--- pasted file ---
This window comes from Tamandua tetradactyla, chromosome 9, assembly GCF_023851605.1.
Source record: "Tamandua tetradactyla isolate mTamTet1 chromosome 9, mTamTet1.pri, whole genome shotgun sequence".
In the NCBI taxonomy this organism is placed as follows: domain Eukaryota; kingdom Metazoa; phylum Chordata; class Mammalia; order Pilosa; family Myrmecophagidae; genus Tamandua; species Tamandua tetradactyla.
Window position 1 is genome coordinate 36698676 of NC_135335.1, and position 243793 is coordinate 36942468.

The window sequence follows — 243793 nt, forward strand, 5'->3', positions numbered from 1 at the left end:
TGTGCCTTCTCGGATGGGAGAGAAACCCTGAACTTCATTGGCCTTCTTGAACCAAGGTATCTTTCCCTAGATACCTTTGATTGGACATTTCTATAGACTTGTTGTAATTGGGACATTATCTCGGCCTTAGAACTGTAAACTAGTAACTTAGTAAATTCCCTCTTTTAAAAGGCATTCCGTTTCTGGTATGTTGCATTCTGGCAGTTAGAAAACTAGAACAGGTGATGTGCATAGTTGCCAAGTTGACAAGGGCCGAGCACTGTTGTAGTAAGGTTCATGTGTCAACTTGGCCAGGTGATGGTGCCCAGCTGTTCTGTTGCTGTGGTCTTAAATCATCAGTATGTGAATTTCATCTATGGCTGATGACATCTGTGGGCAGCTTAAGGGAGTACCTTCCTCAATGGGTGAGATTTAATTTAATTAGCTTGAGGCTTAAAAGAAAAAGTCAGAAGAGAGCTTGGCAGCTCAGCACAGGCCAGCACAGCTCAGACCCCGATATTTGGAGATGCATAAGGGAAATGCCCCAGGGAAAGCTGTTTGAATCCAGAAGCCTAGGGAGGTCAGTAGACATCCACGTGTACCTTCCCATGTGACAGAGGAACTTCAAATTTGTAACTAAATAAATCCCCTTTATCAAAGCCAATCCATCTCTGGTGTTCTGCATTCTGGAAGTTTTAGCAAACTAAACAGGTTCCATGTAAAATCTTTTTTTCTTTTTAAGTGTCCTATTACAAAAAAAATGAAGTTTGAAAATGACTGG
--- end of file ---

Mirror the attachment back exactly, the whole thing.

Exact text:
This window comes from Tamandua tetradactyla, chromosome 9, assembly GCF_023851605.1.
Source record: "Tamandua tetradactyla isolate mTamTet1 chromosome 9, mTamTet1.pri, whole genome shotgun sequence".
In the NCBI taxonomy this organism is placed as follows: domain Eukaryota; kingdom Metazoa; phylum Chordata; class Mammalia; order Pilosa; family Myrmecophagidae; genus Tamandua; species Tamandua tetradactyla.
Window position 1 is genome coordinate 36698676 of NC_135335.1, and position 243793 is coordinate 36942468.

The window sequence follows — 243793 nt, forward strand, 5'->3', positions numbered from 1 at the left end:
TGTGCCTTCTCGGATGGGAGAGAAACCCTGAACTTCATTGGCCTTCTTGAACCAAGGTATCTTTCCCTAGATACCTTTGATTGGACATTTCTATAGACTTGTTGTAATTGGGACATTATCTCGGCCTTAGAACTGTAAACTAGTAACTTAGTAAATTCCCTCTTTTAAAAGGCATTCCGTTTCTGGTATGTTGCATTCTGGCAGTTAGAAAACTAGAACAGGTGATGTGCATAGTTGCCAAGTTGACAAGGGCCGAGCACTGTTGTAGTAAGGTTCATGTGTCAACTTGGCCAGGTGATGGTGCCCAGCTGTTCTGTTGCTGTGGTCTTAAATCATCAGTATGTGAATTTCATCTATGGCTGATGACATCTGTGGGCAGCTTAAGGGAGTACCTTCCTCAATGGGTGAGATTTAATTTAATTAGCTTGAGGCTTAAAAGAAAAAGTCAGAAGAGAGCTTGGCAGCTCAGCACAGGCCAGCACAGCTCAGACCCCGATATTTGGAGATGCATAAGGGAAATGCCCCAGGGAAAGCTGTTTGAATCCAGAAGCCTAGGGAGGTCAGTAGACATCCACGTGTACCTTCCCATGTGACAGAGGAACTTCAAATTTGTAACTAAATAAATCCCCTTTATCAAAGCCAATCCATCTCTGGTGTTCTGCATTCTGGAAGTTTTAGCAAACTAAACAGGTTCCATGTAAAATCTTTTTTTCTTTTTAAGTGTCCTATTACAAAAAAAATGAAGTTTGAAAATGACTGG